Following the Forlorns on this Driffield walk

King's Mill, Driffield
King's Mill, Driffield

by Maureen Robinson

Driffield lies about 20 miles south of Scarborough and 12 miles south-west of Bridlington. It’s considered the capital of the Wolds, being an important centre for both commercial and cultural activities.

This admirable walk of little over four miles is level and easy to follow. Linking Driffield with the King’s Mill area and Little Driffield, and following Water Forlorns along a section of the route, the way is varied. You may allow time to spend a few enjoyable hours exploring Driffield’s attractions too.

If you approach Driffield from Scarborough along the B1249, heading south along Scarborough Road, turn right down Windmill Hill to park in North Street near public toilets.

Walk past the public toilets and go left as signed to the town centre and sports centre. Ahead towers the lofty All Saints Church which is a landmark for miles around, and is passed on your right. Follow Middle Street North to the road junction only. Observe the Bell Inn to the left, before entering Mill Street.

The Bell Inn was built in 1742, and the bell would speed many a stagecoach on its way. Turn immediately right along Mill Street, shortly noting the public library dated 1939 to the left, and council offices to the right. Driffield Town Cricket and Recreation Club features on your left. Where Bracken Road swings left from number 45, you should keep straight forward along King’s Mill Road and seek the first opening on your right into Driffield Millennium Green.

I suggest you explore King’s Mill, before following a good footpath which cuts across the centre of the Green, with a pond and seats to the left. When it forks, bear right and head towards the A614.

Leaving King’s Mill, access the A614 and turn right along the verge footpath. Just before the roundabout, cut off left and cross the road to enter, beyond fencing, the attractive outskirts of Little Driffield. Keep straight ahead, admiring the grassed verges. In springtime they’re bedecked with dancing daffodils. Next, bear left into Church Lane and sit beside the idyllic pond to enjoy your picnic and share it with the ducks.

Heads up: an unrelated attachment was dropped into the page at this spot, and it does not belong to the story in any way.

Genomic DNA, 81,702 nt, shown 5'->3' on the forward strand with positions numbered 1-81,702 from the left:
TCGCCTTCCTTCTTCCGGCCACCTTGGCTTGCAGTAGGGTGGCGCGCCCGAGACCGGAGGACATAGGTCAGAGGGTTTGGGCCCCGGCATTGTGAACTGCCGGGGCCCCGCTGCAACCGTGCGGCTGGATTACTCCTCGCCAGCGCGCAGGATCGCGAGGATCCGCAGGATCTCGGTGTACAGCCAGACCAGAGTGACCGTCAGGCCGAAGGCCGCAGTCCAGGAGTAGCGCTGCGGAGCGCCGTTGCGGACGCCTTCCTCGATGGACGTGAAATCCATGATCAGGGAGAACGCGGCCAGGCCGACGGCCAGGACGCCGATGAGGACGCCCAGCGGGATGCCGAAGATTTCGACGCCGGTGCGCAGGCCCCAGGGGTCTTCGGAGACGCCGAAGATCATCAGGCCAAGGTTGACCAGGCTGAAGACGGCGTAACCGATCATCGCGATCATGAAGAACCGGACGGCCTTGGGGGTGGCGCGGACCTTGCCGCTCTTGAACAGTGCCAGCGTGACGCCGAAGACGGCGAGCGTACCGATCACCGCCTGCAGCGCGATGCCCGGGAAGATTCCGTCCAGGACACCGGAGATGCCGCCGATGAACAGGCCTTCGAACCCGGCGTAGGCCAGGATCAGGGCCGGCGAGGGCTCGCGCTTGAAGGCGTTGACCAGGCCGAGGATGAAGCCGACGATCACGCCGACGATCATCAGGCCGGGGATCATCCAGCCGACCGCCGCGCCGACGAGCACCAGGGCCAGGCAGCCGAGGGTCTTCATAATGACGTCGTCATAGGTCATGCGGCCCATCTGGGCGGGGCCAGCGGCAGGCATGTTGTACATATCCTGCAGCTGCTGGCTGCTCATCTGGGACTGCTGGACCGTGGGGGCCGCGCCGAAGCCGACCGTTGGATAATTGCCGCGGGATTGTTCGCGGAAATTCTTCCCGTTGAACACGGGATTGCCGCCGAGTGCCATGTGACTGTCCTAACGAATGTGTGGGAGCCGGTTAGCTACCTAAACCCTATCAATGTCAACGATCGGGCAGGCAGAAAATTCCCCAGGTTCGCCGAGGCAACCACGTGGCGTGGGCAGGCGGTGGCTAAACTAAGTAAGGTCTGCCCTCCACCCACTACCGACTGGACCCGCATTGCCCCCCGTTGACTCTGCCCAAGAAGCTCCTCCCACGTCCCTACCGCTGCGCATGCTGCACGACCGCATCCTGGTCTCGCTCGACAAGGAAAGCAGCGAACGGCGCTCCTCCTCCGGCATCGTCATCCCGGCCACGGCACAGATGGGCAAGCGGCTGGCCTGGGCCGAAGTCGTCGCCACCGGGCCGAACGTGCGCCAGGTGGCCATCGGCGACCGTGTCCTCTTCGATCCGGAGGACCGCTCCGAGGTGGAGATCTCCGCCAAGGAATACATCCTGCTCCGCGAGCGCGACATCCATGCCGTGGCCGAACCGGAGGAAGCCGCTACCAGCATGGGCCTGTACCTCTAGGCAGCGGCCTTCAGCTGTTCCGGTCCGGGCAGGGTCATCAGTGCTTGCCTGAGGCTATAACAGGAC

Having renewed your energies, leave the village pond behind you and ascend Horsefair Lane.

At its far end, departing Little Driffield, cross the A166 with care and take a permissive track opposite, signed: “Unsuitable for Motors”. About half-a-mile of easy walking leads to Cross Trods. Crossing Spellowgate, enjoy another half mile of walking along a grassy track with fields either side and bird life to observe.

Heading roughly north towards East Hills, your path drops gently into the valley.

Reaching a public footpath sign turn sharp right behind the hedging to follow a field footpath and rich arable land all around. In the far distance features Driffield’s All Saints’ Church. Its 500-year-old spire proves a great landmark!

To your left is a ditch, which varies in its condition. Although often dry for much of its length, it does carry water as you progress south-eastwards. The name – Water Forlorns!

Beyond a stile, mount railed steps up the embankment to access the A614. Cross with care and descend similar steps to continue your route between hedging and Water Forlorns.

Following the edge of a field, you quickly reach a section of path between private woodland and lake which is protected by metal rails, and the rear gardens of local residents.

Continue, and a good footpath returns you to your departure point.

Distance: 4 miles approximately of easy level walking.

Refreshment: I suggest taking a picnic to enjoy en-route, but there are plenty of options in Driffield itself.

NB Binoculars are always a good idea for spotting wildlife, and reading distant notices.

Although details were correct at the time, please remember changes can occur even overnight, especially on farm land.